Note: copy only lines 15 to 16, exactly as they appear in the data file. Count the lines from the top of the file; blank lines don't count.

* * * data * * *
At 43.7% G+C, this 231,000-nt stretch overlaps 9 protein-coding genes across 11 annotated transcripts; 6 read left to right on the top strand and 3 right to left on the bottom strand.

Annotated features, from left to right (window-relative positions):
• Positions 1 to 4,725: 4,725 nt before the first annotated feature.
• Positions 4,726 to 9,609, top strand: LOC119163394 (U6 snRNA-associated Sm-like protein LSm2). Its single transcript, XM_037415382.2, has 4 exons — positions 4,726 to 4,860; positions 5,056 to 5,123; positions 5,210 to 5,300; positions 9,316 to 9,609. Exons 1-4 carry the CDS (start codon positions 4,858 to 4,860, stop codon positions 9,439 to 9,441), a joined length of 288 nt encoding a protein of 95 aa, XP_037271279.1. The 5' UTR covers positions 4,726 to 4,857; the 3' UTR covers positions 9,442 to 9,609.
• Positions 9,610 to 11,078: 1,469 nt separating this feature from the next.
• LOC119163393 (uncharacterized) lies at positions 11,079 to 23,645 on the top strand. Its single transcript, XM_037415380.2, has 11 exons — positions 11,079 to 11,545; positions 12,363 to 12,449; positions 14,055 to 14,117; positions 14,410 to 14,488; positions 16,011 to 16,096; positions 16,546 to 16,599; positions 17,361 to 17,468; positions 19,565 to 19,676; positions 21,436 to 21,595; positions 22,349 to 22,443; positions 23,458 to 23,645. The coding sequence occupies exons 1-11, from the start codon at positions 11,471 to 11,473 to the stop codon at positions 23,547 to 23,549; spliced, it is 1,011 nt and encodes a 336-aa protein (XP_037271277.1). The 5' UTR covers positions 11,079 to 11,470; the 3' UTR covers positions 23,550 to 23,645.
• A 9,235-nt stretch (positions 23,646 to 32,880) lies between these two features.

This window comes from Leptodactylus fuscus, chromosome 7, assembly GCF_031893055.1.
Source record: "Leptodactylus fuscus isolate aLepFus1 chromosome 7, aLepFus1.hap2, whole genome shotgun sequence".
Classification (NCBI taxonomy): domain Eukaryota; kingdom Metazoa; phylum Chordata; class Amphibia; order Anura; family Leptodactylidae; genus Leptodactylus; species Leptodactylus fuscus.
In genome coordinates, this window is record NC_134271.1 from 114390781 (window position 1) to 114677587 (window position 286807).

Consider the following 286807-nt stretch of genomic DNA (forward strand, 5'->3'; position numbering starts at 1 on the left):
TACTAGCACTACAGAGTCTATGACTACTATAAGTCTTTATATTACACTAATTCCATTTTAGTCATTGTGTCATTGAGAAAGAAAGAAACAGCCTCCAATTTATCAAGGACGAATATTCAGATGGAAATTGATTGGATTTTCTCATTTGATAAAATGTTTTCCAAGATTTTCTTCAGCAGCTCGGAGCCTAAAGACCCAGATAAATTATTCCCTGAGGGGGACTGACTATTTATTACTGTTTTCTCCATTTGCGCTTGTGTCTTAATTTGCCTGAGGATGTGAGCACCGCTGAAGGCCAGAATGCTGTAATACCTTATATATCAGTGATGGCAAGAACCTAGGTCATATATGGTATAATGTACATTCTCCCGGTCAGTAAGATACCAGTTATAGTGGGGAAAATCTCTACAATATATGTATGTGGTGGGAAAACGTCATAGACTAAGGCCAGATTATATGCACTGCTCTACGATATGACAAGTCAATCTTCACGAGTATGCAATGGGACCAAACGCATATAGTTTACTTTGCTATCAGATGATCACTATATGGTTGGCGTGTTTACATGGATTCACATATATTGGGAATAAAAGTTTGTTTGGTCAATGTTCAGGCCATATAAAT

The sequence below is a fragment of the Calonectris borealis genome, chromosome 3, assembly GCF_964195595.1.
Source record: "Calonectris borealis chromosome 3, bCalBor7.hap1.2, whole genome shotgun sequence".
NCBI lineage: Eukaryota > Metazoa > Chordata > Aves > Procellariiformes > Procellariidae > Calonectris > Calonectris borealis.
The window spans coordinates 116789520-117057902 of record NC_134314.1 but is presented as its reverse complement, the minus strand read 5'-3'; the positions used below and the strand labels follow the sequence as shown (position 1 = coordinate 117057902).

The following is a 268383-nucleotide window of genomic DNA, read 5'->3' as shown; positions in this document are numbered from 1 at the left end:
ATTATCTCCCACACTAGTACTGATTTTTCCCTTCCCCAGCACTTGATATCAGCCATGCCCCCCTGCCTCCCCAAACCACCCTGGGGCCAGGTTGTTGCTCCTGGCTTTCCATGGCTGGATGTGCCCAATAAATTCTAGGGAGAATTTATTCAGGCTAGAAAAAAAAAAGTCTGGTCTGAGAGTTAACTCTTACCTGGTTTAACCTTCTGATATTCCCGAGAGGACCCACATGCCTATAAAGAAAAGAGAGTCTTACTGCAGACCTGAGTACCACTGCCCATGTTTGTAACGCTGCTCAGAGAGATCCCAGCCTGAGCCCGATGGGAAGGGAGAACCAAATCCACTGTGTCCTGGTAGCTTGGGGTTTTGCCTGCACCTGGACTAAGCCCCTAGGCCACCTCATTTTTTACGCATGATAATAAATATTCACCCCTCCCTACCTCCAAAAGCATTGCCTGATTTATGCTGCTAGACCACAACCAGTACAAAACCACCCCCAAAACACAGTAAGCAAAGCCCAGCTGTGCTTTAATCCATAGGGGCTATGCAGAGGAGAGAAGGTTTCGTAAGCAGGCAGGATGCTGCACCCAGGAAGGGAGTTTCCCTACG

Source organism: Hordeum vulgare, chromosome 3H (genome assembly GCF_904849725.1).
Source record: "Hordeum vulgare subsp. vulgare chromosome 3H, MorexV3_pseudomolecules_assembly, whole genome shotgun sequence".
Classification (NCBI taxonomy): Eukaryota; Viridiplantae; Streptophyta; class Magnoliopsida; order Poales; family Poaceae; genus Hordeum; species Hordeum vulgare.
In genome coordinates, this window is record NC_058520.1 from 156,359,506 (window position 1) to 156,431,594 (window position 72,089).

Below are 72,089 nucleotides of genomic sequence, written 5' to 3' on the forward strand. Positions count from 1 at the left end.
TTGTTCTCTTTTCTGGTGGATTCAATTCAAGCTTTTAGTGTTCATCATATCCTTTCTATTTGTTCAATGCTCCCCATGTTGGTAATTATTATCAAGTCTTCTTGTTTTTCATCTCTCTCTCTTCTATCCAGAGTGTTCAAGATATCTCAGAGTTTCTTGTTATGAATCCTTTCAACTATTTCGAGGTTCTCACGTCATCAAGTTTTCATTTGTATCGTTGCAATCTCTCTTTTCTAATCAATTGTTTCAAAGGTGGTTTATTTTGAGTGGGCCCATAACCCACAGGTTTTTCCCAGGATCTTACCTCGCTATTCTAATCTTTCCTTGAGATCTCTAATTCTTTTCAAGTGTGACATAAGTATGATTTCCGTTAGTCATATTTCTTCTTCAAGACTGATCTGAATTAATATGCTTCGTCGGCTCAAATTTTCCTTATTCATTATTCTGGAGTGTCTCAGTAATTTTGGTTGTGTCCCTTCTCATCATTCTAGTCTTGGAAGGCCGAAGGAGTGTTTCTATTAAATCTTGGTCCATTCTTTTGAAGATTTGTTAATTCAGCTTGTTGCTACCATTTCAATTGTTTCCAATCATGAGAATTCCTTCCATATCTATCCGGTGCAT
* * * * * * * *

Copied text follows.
Source record: "Calonectris borealis chromosome 3, bCalBor7.hap1.2, whole genome shotgun sequence".
NCBI lineage: Eukaryota > Metazoa > Chordata > Aves > Procellariiformes > Procellariidae > Calonectris > Calonectris borealis.